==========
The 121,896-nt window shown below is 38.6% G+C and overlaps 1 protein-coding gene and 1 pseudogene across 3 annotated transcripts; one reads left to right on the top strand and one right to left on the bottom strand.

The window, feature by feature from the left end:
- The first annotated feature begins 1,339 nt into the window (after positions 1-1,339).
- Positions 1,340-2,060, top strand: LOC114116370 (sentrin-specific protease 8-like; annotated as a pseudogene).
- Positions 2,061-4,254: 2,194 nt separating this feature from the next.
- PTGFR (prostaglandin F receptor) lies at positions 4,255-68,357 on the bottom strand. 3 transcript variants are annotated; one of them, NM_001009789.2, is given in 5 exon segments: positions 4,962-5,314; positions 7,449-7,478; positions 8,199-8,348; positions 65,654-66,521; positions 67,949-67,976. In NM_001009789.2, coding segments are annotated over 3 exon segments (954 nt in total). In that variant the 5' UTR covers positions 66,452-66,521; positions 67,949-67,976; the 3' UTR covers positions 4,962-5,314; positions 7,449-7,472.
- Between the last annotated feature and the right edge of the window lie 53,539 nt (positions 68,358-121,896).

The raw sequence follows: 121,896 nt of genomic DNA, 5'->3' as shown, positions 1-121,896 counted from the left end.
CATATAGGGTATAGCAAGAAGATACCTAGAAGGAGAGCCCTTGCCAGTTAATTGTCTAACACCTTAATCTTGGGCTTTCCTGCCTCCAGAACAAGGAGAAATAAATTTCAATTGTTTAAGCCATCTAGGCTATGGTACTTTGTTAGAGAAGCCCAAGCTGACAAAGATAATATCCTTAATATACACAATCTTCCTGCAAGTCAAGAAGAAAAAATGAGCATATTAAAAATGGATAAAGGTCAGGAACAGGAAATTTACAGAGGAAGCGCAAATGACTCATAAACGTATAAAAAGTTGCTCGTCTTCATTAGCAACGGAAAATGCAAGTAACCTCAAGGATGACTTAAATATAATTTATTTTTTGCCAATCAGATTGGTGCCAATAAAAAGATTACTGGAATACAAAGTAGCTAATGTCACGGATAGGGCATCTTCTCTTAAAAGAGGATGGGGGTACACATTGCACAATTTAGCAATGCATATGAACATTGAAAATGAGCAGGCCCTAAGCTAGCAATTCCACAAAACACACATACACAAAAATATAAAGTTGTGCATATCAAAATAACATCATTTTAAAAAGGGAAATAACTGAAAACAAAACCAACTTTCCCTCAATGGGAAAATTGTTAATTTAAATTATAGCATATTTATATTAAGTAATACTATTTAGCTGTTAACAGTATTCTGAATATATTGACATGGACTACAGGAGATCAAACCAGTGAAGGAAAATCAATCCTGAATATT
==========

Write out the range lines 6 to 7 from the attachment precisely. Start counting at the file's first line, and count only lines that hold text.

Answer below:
- PTGFR (prostaglandin F receptor) lies at positions 4,255-68,357 on the bottom strand. 3 transcript variants are annotated; one of them, NM_001009789.2, is given in 5 exon segments: positions 4,962-5,314; positions 7,449-7,478; positions 8,199-8,348; positions 65,654-66,521; positions 67,949-67,976. In NM_001009789.2, coding segments are annotated over 3 exon segments (954 nt in total). In that variant the 5' UTR covers positions 66,452-66,521; positions 67,949-67,976; the 3' UTR covers positions 4,962-5,314; positions 7,449-7,472.
- Between the last annotated feature and the right edge of the window lie 53,539 nt (positions 68,358-121,896).